out computers and everything," said Tamborlane.

Tamborlane’s law firm partner, Rebecca Printz, will participate

in the seminar as will Joseph Aiello, a home care administrator

for 20 years, who will describe the "how to" of operational

compliance focusing on nursing practices and billing procedures. Also

presenting will be Richard Serluco CPA, who will provide

compliance

procedures relative to cost reports and intermediary audits.

Tamborlane, 56, graduated summa cum laude from Drew University with

a BA in political science, holds an MPA degree in human resources

management from Fairleigh Dickinson University, and a law degree from

Seton Hall. Prior to founding the law firm in 1989, she was of counsel

with Riker Danzig Scherer and Hyland. She has been deputy attorney

general assigned to the New Jersey Department of Health and a law

clerk with the United States Attorney’s office.

Tamborlane hopes that seminar attendees come away from the program

with the realization that home care providers must do two things:

1.) Set up a compliance program. Even insurers, not just

the government, are now asking to see corporate compliance plans as

a prerequisite for insurance reimbursement.

2.) Have a blueprint for how to do such a program tailored

to your company since no two home health companies are the same.

Home care providers need to know, says Tamborlane, that there

are professionals out there who can help them both initially and on

an ongoing basis.

— Jeff Lippincott

Top Of Page
Look Twice: Postage

Look twice before you pay too much for postage. Yes,

the price of the first stamp went up by a penny. But the price for

a two-ounce letter remains the same, and any other first-class letter

is now less expensive than before.

For example, the three-ounce letter was 78 cents and is now 77 cents.

Five ounces was $1.24 and is now $1.21. Seven ounces is now $1.65

but had been a nickel more. And 11 ounces is $2.53 but used to be

$2.62.

Nevertheless, priority mail has had a big increase. You used to pay

$3 for up to two pounds, and now it is $3.20. For each pound you pay

10 cents more than before. A package of four to five pounds costs

$6.50.

Top Of Page
Radio Advertising

If you think advertising on television is outrageously

expensive, and your business needs the advertising, you can choose

another medium that can be just as effective. The ubiquitous radio.

And considering how busy people are these days and the time everybody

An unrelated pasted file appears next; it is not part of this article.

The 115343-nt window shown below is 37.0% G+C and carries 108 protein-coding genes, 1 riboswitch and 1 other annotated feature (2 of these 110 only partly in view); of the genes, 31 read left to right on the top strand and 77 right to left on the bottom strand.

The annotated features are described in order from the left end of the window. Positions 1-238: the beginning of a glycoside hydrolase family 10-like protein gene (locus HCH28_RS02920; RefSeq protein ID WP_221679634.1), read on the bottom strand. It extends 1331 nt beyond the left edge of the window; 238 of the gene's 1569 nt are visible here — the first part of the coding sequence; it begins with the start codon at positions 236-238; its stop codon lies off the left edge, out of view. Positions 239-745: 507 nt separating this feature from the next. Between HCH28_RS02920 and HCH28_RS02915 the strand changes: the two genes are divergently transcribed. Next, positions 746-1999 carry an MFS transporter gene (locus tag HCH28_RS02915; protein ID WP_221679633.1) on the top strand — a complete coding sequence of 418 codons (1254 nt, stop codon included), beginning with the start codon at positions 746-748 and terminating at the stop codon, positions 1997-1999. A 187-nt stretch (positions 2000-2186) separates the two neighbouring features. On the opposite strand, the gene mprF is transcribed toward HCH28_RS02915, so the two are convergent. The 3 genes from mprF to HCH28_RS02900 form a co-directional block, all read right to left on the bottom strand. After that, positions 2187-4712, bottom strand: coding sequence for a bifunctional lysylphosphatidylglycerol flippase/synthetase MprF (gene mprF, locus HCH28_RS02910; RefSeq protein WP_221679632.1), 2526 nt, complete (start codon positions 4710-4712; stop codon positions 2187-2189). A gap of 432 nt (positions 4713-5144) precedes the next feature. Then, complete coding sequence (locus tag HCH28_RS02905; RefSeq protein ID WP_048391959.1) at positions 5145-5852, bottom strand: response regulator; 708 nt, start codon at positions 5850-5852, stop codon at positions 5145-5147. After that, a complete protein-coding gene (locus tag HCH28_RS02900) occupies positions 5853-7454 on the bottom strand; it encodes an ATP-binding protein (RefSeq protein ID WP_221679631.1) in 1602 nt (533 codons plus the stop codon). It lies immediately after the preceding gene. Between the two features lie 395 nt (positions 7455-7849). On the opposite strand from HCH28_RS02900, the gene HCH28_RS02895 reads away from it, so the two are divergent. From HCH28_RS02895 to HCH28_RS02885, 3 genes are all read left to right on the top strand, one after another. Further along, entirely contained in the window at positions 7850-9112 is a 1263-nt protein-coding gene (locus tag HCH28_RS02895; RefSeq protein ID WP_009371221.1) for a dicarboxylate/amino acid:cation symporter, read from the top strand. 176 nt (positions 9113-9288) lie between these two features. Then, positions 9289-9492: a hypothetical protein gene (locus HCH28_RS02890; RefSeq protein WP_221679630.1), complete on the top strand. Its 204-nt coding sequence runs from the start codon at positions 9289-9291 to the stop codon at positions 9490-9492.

spends on the road, your radio audience could be just as big as your

television audience. All you have to do is make them listen.

The Studio by MDL Inc. at 210 Scotch Road, Trenton 08628

(609-771-8788;

fax, 609-631-0177) was founded in 1997 and moved to this location

late last year. It is the only commercial facility within a 50-mile

radius from Trenton, claims Dave Micanko, president.

Almost any product that can be advertised on television can be

advertised

on the radio, says Micanko. "What matters is quality." Micanko

notes that the radio is being used more than television in this area.

Most consumer and service-based products can be advertised on the

radio, he says. Exceptions would be niche products such as new

technologies

and transportation businesses.

The studio does commercial recording for television, radio,

voice-overs,

corporate commercials, and music, analog and digital. Bobbie

Jones,

the manager, is chiefly responsible for production. Jones and Micanko

write, record, and produce for their clients, which include radio

stations, advertising agencies, and film makers. Simple radio

commercials

may be completed in a week, but working on big budget accounts can

take six months to a year.

Micanko, the owner, is an alumnus of Mercer Community College’s

telecommunications

program. Jones, who went to Trenton State, comes from an engineering

background and has been in the commercial recording field for about

a decade. A musician himself, Jones has four albums to his credit.

Background music, animation, etc. are some of the tools used to grab

the attention of the listener or viewer, which is the whole purpose

of advertising. Budweiser, says Jones, made a whole line of ads with

a frog, and everybody’s talking about it. It all depends on "what

you say and how you say it."

— Teena Chandy

Top Of Page
Software Strategy:

Unified Language

Different software development teams can now share

models

because the symbols used in their models and the semantics of those

symbols is consistent. The Unified Modeling Language (UML) is the

new standard for object-and component-based analysis and design of

software systems. Lou Varveris and George Leibman will

discuss UML in a joint meeting of the Princeton ACM/IEEE on Thursday,

January 21, at 8 p.m. at the Sarnoff Center. The meeting is free;